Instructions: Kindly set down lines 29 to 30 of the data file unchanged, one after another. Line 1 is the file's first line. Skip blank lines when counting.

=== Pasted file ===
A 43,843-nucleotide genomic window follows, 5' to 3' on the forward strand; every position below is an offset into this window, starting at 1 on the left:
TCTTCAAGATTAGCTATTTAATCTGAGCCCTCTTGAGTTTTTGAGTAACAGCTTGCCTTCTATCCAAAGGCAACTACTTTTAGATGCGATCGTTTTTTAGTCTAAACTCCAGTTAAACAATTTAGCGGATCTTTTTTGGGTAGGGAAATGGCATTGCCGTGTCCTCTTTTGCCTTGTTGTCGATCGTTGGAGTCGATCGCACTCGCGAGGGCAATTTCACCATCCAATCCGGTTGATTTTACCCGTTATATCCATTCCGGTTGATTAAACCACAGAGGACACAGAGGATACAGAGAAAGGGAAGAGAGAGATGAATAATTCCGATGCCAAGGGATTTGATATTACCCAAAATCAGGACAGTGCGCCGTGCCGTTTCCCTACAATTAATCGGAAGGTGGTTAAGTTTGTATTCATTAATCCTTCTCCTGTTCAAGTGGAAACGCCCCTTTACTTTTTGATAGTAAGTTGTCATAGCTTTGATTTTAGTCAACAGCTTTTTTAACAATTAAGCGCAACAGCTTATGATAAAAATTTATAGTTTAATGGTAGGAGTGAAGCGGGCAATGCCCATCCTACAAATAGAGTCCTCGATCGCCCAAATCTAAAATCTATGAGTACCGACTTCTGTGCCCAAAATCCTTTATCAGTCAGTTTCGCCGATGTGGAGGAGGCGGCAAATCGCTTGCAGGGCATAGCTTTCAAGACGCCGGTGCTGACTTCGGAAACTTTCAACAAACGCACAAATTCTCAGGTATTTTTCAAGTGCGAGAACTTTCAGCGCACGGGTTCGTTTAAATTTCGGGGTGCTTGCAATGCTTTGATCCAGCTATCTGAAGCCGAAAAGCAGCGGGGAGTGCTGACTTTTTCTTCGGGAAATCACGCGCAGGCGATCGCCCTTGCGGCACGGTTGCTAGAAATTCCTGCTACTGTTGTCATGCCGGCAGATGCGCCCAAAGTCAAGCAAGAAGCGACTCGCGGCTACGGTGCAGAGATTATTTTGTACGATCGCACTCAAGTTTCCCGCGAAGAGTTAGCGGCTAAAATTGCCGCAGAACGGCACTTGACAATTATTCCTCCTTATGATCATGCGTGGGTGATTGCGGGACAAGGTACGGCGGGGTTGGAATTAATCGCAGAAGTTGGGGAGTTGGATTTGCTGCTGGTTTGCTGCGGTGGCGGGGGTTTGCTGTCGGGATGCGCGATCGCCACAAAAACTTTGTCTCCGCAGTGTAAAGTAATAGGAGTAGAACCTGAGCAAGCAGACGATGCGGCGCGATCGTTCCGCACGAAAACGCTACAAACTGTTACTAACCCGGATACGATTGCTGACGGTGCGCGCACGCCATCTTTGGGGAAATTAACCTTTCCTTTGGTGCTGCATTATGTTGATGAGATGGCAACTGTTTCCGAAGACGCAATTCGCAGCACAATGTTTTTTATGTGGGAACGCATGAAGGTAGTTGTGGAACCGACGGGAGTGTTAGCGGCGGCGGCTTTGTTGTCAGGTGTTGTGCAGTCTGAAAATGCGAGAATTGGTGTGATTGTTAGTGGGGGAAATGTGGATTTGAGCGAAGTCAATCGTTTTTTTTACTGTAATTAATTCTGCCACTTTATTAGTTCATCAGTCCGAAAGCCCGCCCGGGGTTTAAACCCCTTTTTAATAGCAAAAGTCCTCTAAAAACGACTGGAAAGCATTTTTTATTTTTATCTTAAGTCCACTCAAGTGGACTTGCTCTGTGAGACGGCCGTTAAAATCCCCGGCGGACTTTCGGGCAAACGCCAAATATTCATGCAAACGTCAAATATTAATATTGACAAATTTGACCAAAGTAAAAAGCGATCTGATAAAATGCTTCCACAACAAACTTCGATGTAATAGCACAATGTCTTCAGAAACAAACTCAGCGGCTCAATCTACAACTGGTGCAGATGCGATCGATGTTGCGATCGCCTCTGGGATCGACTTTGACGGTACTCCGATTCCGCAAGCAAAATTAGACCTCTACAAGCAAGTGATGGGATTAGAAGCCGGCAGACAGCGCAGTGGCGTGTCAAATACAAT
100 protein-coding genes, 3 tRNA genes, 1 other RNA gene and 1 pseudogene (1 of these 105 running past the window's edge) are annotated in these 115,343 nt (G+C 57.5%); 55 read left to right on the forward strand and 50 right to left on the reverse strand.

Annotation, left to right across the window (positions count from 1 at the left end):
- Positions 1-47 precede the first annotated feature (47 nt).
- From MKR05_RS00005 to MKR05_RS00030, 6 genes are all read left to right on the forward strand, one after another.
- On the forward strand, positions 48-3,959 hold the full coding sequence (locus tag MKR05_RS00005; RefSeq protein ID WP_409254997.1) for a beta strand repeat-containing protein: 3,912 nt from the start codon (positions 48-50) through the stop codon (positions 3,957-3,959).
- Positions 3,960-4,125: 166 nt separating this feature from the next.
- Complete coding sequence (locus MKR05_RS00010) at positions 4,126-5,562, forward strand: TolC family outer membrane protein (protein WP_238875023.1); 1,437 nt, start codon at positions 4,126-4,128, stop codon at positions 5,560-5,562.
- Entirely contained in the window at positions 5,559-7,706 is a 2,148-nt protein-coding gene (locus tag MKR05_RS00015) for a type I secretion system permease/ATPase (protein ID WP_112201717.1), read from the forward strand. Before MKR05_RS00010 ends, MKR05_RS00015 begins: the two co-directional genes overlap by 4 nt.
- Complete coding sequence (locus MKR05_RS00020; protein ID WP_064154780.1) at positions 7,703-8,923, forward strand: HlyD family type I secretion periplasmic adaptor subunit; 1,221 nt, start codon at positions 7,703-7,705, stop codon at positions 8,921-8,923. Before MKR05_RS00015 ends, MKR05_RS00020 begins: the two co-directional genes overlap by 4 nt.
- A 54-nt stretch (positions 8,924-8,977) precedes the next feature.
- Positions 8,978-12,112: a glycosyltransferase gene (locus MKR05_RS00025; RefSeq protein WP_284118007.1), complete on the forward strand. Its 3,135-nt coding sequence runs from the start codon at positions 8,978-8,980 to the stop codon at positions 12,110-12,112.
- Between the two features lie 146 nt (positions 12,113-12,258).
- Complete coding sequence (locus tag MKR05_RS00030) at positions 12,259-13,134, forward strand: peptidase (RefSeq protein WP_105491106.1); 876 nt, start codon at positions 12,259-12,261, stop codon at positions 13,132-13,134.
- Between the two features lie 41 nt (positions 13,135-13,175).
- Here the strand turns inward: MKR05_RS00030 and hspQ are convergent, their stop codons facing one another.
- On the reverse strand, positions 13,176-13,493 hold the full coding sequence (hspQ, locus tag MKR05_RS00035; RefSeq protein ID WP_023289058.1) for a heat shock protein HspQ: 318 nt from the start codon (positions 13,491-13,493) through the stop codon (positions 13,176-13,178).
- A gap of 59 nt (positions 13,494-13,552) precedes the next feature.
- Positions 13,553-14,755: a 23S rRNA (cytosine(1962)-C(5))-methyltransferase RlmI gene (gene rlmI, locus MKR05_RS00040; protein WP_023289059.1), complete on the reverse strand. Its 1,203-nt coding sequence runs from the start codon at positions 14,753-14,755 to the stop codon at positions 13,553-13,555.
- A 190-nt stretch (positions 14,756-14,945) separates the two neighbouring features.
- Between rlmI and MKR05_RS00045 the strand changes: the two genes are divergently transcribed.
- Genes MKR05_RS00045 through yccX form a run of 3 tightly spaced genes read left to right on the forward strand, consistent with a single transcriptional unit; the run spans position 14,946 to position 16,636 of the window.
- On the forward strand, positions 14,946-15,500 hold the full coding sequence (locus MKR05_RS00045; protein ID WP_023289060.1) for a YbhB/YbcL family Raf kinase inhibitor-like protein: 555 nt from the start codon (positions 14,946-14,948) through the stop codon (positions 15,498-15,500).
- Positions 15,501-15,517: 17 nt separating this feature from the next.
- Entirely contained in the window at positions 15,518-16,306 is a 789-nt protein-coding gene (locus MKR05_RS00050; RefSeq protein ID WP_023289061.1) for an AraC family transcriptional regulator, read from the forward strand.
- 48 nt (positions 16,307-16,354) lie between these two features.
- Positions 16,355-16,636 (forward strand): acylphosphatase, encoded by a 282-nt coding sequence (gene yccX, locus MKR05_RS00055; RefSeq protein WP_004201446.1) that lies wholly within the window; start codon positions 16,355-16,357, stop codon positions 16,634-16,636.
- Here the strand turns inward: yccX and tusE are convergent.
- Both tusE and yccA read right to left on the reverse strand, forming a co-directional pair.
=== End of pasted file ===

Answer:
- Here the strand turns inward: yccX and tusE are convergent.
- Both tusE and yccA read right to left on the reverse strand, forming a co-directional pair.